According to a report by Barry Jackson of the Miami Herald, the Miami Heat are looking to get off of Kyle Lowry's $30 million expiring contract. At the moment, they have yet to find any takers, but the San Antonio Spurs may be interested in acquiring him. Why would a rebuilding team look to trade for a 37-year-old point guard? Although the Spurs have a young and talented roster, including number one overall pick Victor Wembanyama, they are very thin at point guard, with only Tre Jones, Devonte Graham, and Blake Wesley at the position.
Jones is a solid playmaker (and defensive player) but isn't nearly as effective when playing off the ball due to a lack of 3-point shooting. Wesley is a better shooter, but not much else since he is still very raw. Meanwhile, Graham can shoot and pass but is not enough of a playmaker to get their new franchise player the ball consistently. Lowry could, however, in addition to being able to knock down threes and defend, but what would it take for the Spurs to acquire him? Let's take a look at a potential trade.
While Lowry would fit well with the Spurs, the decision to trade for him might appear questionable at first glance, considering that the Heat will stretch and waive him if they don't find any takers. The problem is that Lowry may not choose the Spurs as a free agent, forcing the Spurs to trade for him if they want to land him.
The Heat are motivated to find a taker too, since by stretching and waiving him, they'd turn a $30 million expiring contract into $9.8 million in dead salary for each of the next three seasons. That would hurt them in the long run, but they are likely trying to clear enough salary to be able to use their mid-level exception.
That leads to the trade offer of McDermott and Birch for Lowry and Oladipo. In that proposal, the Spurs would get their man, Lowry, while also taking back Oladipo, who is likely to miss most of next season. The Spurs could simply waive him, or they could stretch and waive him if they were trying to use more than their remaining $19 million in cap space to sign a player such as Jakob Poeltl or Grant Williams. Speaking of cap space, this trade would make it much easier for San Antonio to reach the salary cap floor, which is about $120 million.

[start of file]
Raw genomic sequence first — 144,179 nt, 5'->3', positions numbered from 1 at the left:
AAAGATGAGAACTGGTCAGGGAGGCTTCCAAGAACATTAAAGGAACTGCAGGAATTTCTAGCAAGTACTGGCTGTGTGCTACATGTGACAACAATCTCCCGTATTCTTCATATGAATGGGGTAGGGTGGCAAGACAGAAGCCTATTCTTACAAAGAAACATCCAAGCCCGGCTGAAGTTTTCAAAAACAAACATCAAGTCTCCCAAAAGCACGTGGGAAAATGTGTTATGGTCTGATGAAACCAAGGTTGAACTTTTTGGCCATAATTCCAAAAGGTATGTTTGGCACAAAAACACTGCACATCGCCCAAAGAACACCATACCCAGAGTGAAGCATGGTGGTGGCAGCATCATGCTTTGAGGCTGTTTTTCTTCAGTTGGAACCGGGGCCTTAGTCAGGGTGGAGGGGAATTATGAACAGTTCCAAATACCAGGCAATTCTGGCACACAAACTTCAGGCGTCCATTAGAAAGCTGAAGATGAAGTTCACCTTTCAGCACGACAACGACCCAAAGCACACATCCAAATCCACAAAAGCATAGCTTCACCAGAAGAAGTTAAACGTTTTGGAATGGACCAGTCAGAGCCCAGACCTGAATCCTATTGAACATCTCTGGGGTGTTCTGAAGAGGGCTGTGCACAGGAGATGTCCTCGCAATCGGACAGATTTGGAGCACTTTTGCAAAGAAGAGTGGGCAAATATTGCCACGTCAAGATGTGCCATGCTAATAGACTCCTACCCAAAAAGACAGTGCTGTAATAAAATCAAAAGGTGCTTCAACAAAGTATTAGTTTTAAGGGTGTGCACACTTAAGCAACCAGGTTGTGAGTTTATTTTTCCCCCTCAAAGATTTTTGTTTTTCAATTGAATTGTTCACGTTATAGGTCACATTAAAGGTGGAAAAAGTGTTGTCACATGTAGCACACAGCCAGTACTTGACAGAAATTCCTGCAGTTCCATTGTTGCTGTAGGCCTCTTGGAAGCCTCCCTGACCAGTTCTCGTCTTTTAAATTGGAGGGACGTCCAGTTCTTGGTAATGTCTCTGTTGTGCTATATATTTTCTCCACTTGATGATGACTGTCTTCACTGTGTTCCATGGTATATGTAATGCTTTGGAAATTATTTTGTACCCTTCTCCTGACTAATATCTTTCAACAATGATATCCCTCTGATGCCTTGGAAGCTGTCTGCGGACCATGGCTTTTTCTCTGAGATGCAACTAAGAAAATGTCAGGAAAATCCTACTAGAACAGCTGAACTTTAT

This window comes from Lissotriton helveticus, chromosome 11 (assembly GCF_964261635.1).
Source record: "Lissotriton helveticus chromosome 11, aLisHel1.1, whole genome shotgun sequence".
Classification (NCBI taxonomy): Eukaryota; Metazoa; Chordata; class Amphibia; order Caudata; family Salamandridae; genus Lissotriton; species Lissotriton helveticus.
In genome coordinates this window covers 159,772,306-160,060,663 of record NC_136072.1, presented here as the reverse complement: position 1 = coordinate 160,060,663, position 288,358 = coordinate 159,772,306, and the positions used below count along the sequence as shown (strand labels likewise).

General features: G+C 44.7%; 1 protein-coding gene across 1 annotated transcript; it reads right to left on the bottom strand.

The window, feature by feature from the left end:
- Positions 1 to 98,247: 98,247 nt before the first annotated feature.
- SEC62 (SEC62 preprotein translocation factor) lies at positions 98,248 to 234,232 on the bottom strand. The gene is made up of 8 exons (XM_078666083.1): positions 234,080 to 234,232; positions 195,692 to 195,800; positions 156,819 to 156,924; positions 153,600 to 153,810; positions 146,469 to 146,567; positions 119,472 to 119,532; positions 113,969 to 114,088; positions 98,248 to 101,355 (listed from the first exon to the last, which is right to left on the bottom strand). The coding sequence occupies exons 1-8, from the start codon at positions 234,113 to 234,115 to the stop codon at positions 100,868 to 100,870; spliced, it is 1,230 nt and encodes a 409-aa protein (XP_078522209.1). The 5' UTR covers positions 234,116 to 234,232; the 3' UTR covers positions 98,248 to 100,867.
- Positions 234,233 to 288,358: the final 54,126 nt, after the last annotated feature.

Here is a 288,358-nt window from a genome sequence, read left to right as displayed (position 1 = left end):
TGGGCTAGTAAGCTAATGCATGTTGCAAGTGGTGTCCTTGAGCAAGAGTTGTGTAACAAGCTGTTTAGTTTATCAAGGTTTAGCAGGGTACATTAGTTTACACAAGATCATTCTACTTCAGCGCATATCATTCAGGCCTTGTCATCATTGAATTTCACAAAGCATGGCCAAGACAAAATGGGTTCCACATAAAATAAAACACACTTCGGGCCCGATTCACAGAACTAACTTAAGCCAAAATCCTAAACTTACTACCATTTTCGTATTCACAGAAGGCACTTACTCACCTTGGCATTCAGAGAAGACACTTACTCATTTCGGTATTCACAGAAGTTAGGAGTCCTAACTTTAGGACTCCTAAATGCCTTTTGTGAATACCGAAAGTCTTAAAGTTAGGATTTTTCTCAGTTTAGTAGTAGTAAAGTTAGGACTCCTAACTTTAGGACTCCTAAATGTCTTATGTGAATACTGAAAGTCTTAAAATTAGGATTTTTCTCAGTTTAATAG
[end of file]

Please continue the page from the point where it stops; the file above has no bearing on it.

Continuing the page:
The move would also preserve a roster spot by swapping out McDermott for Lowry while also clearing out more playing time on the perimeter for players such as Malaki Branham. For the Heat, they would get two expiring contracts, including McDermott, whom they could either keep and play or flip for another player and a couple of second-rounders.
They could also keep Birch, who could provide cheap center depth, or they may instead include him in another trade or even just waive him. Either way, the deal could save the Heat at least $18.2 million this season, roughly the same as stretching and waiving Lowry, while also avoiding adding $9.8 million in dead salary for each of the next two seasons.
Ultimately, this hypothetical trade could help both teams, with the Spurs getting a good backup point guard, assuming they re-sign and start Jones. As for the Heat, they would save nearly $20 million while adding a possible rotation player. With the start of free agency just days away, both teams may be motivated to get a deal done.